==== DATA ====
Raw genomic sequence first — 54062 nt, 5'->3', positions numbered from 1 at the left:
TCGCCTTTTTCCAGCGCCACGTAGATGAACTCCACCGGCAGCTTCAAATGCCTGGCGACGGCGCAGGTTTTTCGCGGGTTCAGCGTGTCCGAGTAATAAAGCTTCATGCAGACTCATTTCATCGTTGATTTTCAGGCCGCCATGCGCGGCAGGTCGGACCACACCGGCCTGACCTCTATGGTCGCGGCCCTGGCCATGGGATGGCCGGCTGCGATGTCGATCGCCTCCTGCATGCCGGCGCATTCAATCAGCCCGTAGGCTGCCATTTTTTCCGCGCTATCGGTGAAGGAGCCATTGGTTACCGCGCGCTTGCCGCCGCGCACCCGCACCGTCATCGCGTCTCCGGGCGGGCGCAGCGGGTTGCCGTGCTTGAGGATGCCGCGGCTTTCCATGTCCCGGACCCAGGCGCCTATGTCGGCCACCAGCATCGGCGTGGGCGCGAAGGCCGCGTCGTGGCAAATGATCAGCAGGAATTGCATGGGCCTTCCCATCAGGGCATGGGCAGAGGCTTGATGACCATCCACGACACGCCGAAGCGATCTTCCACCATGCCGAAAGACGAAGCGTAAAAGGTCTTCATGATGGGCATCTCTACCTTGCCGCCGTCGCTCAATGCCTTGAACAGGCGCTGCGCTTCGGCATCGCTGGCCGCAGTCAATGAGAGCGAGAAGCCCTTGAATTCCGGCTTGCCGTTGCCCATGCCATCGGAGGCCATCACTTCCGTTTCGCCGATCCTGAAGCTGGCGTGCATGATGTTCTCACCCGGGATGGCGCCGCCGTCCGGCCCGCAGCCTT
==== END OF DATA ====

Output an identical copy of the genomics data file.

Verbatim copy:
Raw genomic sequence first — 54062 nt, 5'->3', positions numbered from 1 at the left:
TCGCCTTTTTCCAGCGCCACGTAGATGAACTCCACCGGCAGCTTCAAATGCCTGGCGACGGCGCAGGTTTTTCGCGGGTTCAGCGTGTCCGAGTAATAAAGCTTCATGCAGACTCATTTCATCGTTGATTTTCAGGCCGCCATGCGCGGCAGGTCGGACCACACCGGCCTGACCTCTATGGTCGCGGCCCTGGCCATGGGATGGCCGGCTGCGATGTCGATCGCCTCCTGCATGCCGGCGCATTCAATCAGCCCGTAGGCTGCCATTTTTTCCGCGCTATCGGTGAAGGAGCCATTGGTTACCGCGCGCTTGCCGCCGCGCACCCGCACCGTCATCGCGTCTCCGGGCGGGCGCAGCGGGTTGCCGTGCTTGAGGATGCCGCGGCTTTCCATGTCCCGGACCCAGGCGCCTATGTCGGCCACCAGCATCGGCGTGGGCGCGAAGGCCGCGTCGTGGCAAATGATCAGCAGGAATTGCATGGGCCTTCCCATCAGGGCATGGGCAGAGGCTTGATGACCATCCACGACACGCCGAAGCGATCTTCCACCATGCCGAAAGACGAAGCGTAAAAGGTCTTCATGATGGGCATCTCTACCTTGCCGCCGTCGCTCAATGCCTTGAACAGGCGCTGCGCTTCGGCATCGCTGGCCGCAGTCAATGAGAGCGAGAAGCCCTTGAATTCCGGCTTGCCGTTGCCCATGCCATCGGAGGCCATCACTTCCGTTTCGCCGATCCTGAAGCTGGCGTGCATGATGTTCTCACCCGGGATGGCGCCGCCGTCCGGCCCGCAGCCTT